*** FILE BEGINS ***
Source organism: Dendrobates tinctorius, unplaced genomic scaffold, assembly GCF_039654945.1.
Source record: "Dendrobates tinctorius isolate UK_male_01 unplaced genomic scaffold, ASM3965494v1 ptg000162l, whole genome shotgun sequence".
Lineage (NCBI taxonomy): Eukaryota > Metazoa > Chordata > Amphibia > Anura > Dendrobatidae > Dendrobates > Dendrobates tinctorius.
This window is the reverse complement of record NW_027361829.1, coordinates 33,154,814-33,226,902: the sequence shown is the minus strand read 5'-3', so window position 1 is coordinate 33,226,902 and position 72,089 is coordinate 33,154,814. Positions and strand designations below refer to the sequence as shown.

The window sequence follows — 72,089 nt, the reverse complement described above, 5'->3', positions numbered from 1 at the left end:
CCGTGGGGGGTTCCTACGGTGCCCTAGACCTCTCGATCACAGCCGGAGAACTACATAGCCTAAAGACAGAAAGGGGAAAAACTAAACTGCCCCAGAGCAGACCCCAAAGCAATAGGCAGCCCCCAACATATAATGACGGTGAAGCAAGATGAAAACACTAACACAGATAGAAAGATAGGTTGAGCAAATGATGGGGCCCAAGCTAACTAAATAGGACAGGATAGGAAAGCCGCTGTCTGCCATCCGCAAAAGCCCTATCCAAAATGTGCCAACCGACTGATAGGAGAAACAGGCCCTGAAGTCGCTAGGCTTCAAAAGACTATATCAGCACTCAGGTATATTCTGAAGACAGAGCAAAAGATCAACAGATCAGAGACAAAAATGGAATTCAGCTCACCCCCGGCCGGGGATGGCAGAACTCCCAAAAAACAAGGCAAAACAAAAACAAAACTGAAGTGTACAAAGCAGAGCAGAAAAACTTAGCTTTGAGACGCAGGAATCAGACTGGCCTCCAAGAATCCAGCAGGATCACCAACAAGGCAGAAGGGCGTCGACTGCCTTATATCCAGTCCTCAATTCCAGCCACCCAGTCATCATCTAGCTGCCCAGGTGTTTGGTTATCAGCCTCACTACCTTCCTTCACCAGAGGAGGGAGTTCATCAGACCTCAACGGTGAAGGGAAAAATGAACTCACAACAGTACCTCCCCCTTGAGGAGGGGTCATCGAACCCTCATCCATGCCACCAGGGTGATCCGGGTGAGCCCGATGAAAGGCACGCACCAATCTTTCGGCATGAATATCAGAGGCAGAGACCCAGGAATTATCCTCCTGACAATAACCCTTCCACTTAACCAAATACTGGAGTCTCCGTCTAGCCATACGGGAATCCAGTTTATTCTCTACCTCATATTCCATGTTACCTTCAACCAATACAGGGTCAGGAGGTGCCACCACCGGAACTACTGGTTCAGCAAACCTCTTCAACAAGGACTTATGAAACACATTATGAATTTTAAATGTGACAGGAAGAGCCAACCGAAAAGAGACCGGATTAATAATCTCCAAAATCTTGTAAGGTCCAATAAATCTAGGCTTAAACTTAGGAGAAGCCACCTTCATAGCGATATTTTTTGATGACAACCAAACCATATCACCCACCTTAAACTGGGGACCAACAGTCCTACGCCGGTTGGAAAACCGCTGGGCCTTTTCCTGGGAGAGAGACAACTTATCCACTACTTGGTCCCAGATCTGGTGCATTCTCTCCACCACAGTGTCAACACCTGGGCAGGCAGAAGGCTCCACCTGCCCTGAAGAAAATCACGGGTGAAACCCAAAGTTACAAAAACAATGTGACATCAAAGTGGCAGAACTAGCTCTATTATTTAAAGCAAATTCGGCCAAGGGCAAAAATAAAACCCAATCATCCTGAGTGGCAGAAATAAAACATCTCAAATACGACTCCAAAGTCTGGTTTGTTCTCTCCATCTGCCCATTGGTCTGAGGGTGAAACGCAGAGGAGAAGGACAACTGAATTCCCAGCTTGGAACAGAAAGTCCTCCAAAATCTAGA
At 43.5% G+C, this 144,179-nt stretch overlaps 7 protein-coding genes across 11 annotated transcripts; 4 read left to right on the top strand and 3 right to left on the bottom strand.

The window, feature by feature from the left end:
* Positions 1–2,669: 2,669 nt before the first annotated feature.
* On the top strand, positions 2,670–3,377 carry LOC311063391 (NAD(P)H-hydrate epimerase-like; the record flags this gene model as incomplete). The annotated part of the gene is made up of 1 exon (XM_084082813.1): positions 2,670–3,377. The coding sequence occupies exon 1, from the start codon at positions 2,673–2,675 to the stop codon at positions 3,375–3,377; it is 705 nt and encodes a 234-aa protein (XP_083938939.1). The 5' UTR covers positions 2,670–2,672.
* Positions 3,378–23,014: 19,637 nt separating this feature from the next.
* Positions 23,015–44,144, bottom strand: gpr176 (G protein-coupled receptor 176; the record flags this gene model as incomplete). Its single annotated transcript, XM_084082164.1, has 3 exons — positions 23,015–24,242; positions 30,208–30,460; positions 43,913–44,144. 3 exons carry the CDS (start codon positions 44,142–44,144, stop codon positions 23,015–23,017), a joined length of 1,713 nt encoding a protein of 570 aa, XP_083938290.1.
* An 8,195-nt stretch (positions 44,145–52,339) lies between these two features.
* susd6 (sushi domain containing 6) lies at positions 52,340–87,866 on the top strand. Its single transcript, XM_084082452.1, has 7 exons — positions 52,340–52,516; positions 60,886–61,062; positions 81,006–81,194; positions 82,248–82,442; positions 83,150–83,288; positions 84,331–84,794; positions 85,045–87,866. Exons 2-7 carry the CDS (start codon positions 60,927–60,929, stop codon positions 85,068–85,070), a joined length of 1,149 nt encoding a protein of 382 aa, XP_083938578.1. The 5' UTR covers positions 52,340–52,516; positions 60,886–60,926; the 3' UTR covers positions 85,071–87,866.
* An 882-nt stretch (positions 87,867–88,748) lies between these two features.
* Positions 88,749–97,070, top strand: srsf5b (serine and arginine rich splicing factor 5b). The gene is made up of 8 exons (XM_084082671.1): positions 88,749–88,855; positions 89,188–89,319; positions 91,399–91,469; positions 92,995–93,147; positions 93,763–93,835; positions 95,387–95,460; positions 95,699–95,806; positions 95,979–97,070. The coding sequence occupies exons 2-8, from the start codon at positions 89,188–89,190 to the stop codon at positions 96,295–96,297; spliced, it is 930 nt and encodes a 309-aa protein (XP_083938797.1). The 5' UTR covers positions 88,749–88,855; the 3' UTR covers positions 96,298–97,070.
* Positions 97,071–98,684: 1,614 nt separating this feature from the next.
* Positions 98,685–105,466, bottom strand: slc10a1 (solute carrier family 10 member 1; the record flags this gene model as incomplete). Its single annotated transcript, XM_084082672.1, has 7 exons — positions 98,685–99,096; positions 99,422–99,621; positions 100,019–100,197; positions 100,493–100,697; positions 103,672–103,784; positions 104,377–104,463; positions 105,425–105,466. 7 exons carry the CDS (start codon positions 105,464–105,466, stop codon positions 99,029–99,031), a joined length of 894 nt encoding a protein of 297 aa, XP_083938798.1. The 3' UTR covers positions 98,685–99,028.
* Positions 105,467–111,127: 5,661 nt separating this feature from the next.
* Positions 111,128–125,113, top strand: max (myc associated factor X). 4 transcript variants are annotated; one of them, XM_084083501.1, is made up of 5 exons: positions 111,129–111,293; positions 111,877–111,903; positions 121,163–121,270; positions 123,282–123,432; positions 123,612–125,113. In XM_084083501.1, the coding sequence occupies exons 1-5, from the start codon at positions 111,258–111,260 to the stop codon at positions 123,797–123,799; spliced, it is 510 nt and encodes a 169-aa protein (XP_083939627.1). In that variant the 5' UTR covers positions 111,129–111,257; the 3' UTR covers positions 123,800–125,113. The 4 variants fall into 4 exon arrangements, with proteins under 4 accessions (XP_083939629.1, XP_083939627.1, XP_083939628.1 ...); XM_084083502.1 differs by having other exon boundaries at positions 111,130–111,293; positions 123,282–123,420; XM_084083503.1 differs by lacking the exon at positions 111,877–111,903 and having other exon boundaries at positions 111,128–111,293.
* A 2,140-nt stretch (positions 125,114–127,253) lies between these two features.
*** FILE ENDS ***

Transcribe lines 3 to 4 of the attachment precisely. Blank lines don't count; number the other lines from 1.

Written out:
Lineage (NCBI taxonomy): Eukaryota > Metazoa > Chordata > Amphibia > Anura > Dendrobatidae > Dendrobates > Dendrobates tinctorius.
This window is the reverse complement of record NW_027361829.1, coordinates 33,154,814-33,226,902: the sequence shown is the minus strand read 5'-3', so window position 1 is coordinate 33,226,902 and position 72,089 is coordinate 33,154,814. Positions and strand designations below refer to the sequence as shown.